Claudette Colvin, aged 13, in 1953. On March 2, 1955, she was the first person arrested for resisting bus racial segregation in Montgomery, Alabama.  Photo in the    public domain
Claudette Colvin, aged 13, in 1953. On March 2, 1955, she was the first person arrested for resisting bus racial segregation in Montgomery, Alabama. Photo in the public domain

Parks, for one, was an activist her entire life, beginning her life’s work way before the Montgomery Bus Boycott. Parks had served for years as the secretary of the Montgomery chapter of the NAACP, and her action of refusing to move to the back of the bus was anything but random. It was a strategic and planned act of civil disobedience. 

Within this story, it’s important to note that Parks was not the first African American female activist to refuse to move to the back of the bus. Claudette Colvin was one of the first to do this, refusing to give up her seat to a White woman on March 2, 1955, months prior to Parks’ act of resistance. However, since Colvin was a pregnant teenager, it was decided she wasn’t the proper symbolic leader to rally behind. Parks was also an extremely vocal activist for women’s rights and sexual assault. 

King also has a rich history of intersectional activism that is often not mentioned in standard textbooks. His work on racism and its connection with poverty is just one example of his work that has been criminally overlooked. In November of 1967, King announced the creation of the Poor People’s Campaign. King argued that while desegregation and voting rights were essential in the fight for equality for African Americans, this equality would never be fully reached without economic security. 

The Poor People’s Campaign did not only include African Americans, but also American Indians, Puerto Ricans, Mexican Americans and poor Whites. After King’s assassination in April 1968, the Poor People’s Campaign continued, with his wife Coretta Scott King taking on a prominent role in the movement. Scott King was an activist in her own right, yet her notable activism is another part of Civil Rights history that has been virtually forgotten. Again, the “Eyes on the Prize” documentary series describes all of this in great detail.

The extreme schooling and housing segregation that took place in the North

While our textbooks stressed the racial segregation in the South, especially in schools, they very rarely explained how segregation in the North became even more extreme. After Brown v. Board of Education, there was more pressure placed on Southern schools to desegregate, while in Northern states, segregation sometimes became even more rampant. A prime example of this is the Boston busing crisis that took place during the 1960s. The predominantly White schools in Boston had an abundance of materials, permanent teachers and smaller class sizes, whereas none of these things that led to higher success rates existed in predominantly Black schools. Furthermore, Boston bused White students to White schools in order to maintain the segregation in their school district. 

Redlining in Philadelphia, PA from 1936.  Photo in the    public domain
Redlining in Philadelphia, PA from 1936. Photo in the public domain

A clause in the 1964 Civil Rights Act actually emphasized the continuation of segregation in the North. The clause draws a distinction between segregation by law, which is what existed in the South, and seemingly “natural” racial imbalances in the North, reading, “‘Desegregation’ means the assignment of students to public schools and within such schools without regard to their race, color, religion, or national origin, but ‘desegregation’ shall not mean the assignment of students to public schools in order to overcome racial imbalance.” This led many Northern cities to continue to bus White students to predominantly White schools, leaving Black students to stay in their inferior schools.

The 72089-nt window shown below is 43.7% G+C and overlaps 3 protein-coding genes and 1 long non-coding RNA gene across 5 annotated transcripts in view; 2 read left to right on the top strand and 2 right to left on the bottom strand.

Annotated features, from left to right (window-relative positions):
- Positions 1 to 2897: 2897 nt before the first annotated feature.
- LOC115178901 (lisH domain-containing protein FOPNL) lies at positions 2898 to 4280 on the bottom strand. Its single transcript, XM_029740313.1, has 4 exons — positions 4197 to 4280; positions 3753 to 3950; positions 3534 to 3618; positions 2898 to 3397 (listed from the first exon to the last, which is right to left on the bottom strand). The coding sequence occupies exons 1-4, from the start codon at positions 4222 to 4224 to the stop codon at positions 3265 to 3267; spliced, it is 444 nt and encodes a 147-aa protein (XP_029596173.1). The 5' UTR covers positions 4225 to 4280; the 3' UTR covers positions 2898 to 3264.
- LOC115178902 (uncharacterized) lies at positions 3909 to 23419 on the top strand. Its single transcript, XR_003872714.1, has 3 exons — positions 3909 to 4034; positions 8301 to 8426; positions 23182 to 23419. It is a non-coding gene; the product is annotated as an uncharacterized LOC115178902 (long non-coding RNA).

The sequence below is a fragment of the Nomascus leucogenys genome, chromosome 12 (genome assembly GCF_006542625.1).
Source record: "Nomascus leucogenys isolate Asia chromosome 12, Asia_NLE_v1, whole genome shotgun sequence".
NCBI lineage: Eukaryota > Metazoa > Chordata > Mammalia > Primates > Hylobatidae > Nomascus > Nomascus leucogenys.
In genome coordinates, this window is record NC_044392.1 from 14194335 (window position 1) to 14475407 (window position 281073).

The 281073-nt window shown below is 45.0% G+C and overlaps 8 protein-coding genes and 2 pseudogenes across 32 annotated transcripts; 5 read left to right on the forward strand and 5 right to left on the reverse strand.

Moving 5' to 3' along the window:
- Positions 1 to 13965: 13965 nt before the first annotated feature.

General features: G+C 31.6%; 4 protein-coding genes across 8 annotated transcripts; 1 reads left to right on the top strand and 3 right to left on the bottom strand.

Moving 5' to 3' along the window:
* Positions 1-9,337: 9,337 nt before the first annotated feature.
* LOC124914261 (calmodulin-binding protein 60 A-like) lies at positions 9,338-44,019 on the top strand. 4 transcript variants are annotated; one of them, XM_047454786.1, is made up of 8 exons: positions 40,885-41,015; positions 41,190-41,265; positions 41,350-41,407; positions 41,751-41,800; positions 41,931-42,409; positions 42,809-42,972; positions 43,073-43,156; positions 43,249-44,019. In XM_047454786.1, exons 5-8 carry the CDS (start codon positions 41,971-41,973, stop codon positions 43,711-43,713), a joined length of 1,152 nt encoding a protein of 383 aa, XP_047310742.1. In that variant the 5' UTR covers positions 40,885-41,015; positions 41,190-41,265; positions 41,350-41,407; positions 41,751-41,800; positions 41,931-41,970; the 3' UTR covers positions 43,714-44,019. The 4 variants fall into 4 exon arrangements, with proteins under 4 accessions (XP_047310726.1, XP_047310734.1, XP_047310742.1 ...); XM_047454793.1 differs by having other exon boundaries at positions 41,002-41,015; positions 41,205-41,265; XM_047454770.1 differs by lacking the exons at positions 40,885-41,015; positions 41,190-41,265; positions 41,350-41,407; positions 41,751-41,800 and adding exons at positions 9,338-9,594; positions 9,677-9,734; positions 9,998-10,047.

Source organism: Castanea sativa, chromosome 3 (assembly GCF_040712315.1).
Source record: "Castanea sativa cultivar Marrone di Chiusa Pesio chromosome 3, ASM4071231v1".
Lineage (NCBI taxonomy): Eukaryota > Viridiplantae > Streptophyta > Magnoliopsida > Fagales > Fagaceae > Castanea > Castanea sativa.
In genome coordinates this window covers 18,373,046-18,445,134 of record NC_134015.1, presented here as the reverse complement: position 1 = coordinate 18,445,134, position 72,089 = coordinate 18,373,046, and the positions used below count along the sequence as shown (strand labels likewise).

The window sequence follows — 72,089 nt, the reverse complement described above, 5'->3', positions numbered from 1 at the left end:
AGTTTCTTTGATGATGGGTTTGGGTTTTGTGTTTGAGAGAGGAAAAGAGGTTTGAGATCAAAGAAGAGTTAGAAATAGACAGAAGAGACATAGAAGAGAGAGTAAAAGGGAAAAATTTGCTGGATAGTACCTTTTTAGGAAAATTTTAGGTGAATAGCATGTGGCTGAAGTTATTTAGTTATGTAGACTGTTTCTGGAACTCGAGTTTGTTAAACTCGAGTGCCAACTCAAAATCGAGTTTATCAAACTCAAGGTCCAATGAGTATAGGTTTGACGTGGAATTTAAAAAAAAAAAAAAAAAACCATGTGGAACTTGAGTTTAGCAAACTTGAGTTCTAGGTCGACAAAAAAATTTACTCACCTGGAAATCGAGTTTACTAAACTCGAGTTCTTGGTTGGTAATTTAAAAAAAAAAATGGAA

Continued school segregation was not the only negative to occur in the North. “Redlining,” or the policy of refusing to insure mortgages in or near minority-heavy areas, happened all throughout the North. The Federal Housing Administration (FHA), which was established in 1934, carried out this policy of redlining (literally marking minority-heavy areas in red on maps and deeming these areas dangerous to live in) as well as subsidized builders who created White-only housing complexes, explicitly stating these homes could not be sold to African Americans. 

““Education is an important element in the struggle for human rights … Education is our passport to the future, for tomorrow belongs only to the people who prepare for it today.” 

— Malcom X

While this happened all throughout the North, one of the most clear-cut examples occurred right in Hartford, Connecticut. Although the Fair Housing Act was passed in 1968, making redlining on a racial basis illegal, there is evidence that redlining actively continued in the Hartford area until 1977. And even after explicit redlining stopped, the ramifications of the racialization of urban areas continues to be abundantly clear in the city. “The Color of Law,” a book by Richard Rothstein, does an incredible job of describing this phenomenon in much greater detail. What’s also important to think about are the present-day repercussions of this falsely deemed “de facto” segregation in schooling and housing in the North. The fact that this is often overlooked is one of the major reasons why segregation has been able to continue.

In no way is this an exhaustive list of Black history facts. These are simply just a very few of the many facts of American history neglected in our curriculum. I encourage you to continue to pursue this unlearning and relearning for yourself in order to better understand the current state of our country (and really, the world) as we know it. 

It is through education that one develops empathy and awareness, which may ultimately lead to the change in mindset necessary in order to dismantle the system of racism that has descended from global colonization. By sharing facts and moving away from the learning of a White-washed national history, we can begin to implement long-lasting change. As Malcolm X said in a speech he gave on June 28, 1964, “Education is an important element in the struggle for human rights … Education is our passport to the future, for tomorrow belongs only to the people who prepare for it today.”